Finnish-style accordion player
The western Upper Peninsula of Michigan, the region surrounding western Lake Superior, has the largest concentration of people of Finnish descent in the United States, and Finnish American music has been and continues to be a prominent component of the regions cultural life.
Wilho Kilpela (b. 1935) was raised on a small farm in a Finnish community near Aura, Michigan. As a nine-year-old he was already singing popular tunes to crowds at the Aura Hall. When his sister gave up on her accordion, Wil, who had a good ear, took it up, practicing on it relentlessly. Although his father played a few tunes on the accordion, Wil actually picked up styling and tunes by hanging around and playing with local musicians and listening closely to musicians who traveled through, such as Viola Turpeinen, the famous Finnish-American accordionist, who provided him great inspiration. He also credits other musical greats, such as the polka virtuoso Frank Yankovic, as having influence on his playing. He has been playing steadily since age 15 and especially since his retirement as a civil engineer. He favors Finnish tunes and is a very skilled player, able to perform rapid-fire polkas and mournful minor key waltzes with precision and feeling. Wil sometimes plays by himself but more often in a small combo or with a full band.
In 2002 and 2003 Wilho has received a Michigan Traditional Arts Apprenticeship to mentor the Finnish-American vocalist Tanya Stanaway. Their apprenticeship has had a positive affect on the Finnish American scene in the Upper Peninsula. Wil demonstrates the Finnish-style accordion and Finnish-American music at the 2003 Great Lakes Folk Festival.
Great Highland bagpiper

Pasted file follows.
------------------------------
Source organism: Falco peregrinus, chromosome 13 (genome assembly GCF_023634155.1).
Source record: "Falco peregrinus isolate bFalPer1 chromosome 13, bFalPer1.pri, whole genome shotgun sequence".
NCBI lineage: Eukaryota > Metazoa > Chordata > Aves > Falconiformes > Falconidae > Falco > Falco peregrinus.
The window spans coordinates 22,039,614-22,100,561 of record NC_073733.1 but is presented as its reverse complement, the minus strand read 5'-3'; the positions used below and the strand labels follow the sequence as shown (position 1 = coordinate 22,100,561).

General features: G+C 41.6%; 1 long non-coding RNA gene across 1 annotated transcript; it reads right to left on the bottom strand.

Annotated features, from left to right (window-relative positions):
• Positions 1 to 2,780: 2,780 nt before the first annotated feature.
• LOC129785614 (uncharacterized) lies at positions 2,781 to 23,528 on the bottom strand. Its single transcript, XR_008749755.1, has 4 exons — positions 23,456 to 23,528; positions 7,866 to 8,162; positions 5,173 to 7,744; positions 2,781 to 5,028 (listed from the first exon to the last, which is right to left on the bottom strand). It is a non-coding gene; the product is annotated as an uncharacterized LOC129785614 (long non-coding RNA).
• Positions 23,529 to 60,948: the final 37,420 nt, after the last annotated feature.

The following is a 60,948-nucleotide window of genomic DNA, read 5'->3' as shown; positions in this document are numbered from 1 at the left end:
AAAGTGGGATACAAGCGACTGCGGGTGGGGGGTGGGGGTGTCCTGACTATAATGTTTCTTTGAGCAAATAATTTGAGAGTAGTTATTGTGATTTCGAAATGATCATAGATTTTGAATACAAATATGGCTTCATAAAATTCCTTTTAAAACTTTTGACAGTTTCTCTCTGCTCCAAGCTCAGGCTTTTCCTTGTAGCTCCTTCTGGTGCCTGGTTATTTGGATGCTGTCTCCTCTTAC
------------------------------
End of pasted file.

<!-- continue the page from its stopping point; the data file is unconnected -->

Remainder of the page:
D.J. (b. 1949) grew up in an environment where the pipes were always played at family get-togethers. He began to play the Great Highland bagpipes at age seven when he joined the St. Andrews Junior Pipe Band, sponsored by the St. Andrews Society in Detroit. He continued his study during his youth with noted piper Walter Rose. From this beginning, he has become a master piper and committed to the preservation of the traditional music of the Scottish pipes.
D.J. has shared bagpipes, which he regards an essential element of Scottish culture, through many venues, playing at weddings, funerals, christenings, and anniversaries throughout the Scottish-American local communities. He has been his clans piper since the age of ten, playing for clan reunions and other gatherings.
A committed performer with a firm and consistent command of the instruments technique, D.J.s virtuosity and skill are revealed in his mastery of more than 80 difficult grace note combinations. Few pipers have reached D.J.s level of proficiency. In addition, he is a dedicated teacher. Instruction on bagpipes remains primarily an oral tradition, passed on from master to pupil. Beginning at age 20, D.J. actively engaged students and reached out to community groups across Michigan. In 1995 and 2002 he was awarded Michigan Traditional Arts Apprenticeship grants to further this tradition in Michigan. In 1995, D.J. was honored with a Michigan Heritage Award for his skill as a Great Highland bagpiper and his dedication to the preservation of this musical form through performances and other teaching opportunities. D.J and apprentice, Derek Spencer, demonstrate bagpipes at the 2003 Great Lakes Folk Festival.
Fr. Czeslaw Krysa
Pisanki (Polish egg writer)
Fr. Czeslaw Krysa (b. 1954) is a skilled practitioner of pisanki, the wax-resist technique of writing Polish Easter eggs, and he is recognized and respected as an exceptional artist.
Fr. Krysa learned the batik method of egg ornamentation from his father. Each year his father would decorate eggs on the Friday and Saturday before Easter and tell and retell stories of his Aunt Stanislawa Paul in Poland, who annually made more than 60 pisanki to give to friends and neighbors. As a young man Fr. Krysa traveled with his father to Poland and was inspired to learn as much as he could about the traditions and designs related to pisanki. Since that memorable trip, he has dedicated himself to teaching and sharing his knowledge and skills with members of the Polish-American community.
In 1993 Fr. Krysa received a Michigan Traditional Arts Apprenticeship to teach pisanki to Catherine Gyzywaca. Currently, with another award from the apprenticeship program, he is working with apprentice Susan Tipton to broaden her skills and knowledge regarding pisanki. Fr. Krysas efforts have reinforced and revitalized Polish American traditions and inspired pride in Polish heritage. In 1994 Fr. Krysa was honored with a Michigan Heritage Award as an outstanding bearer of Polish-American traditions, a promoter of traditional Polish art, and a cultural leader in the Polish-American community.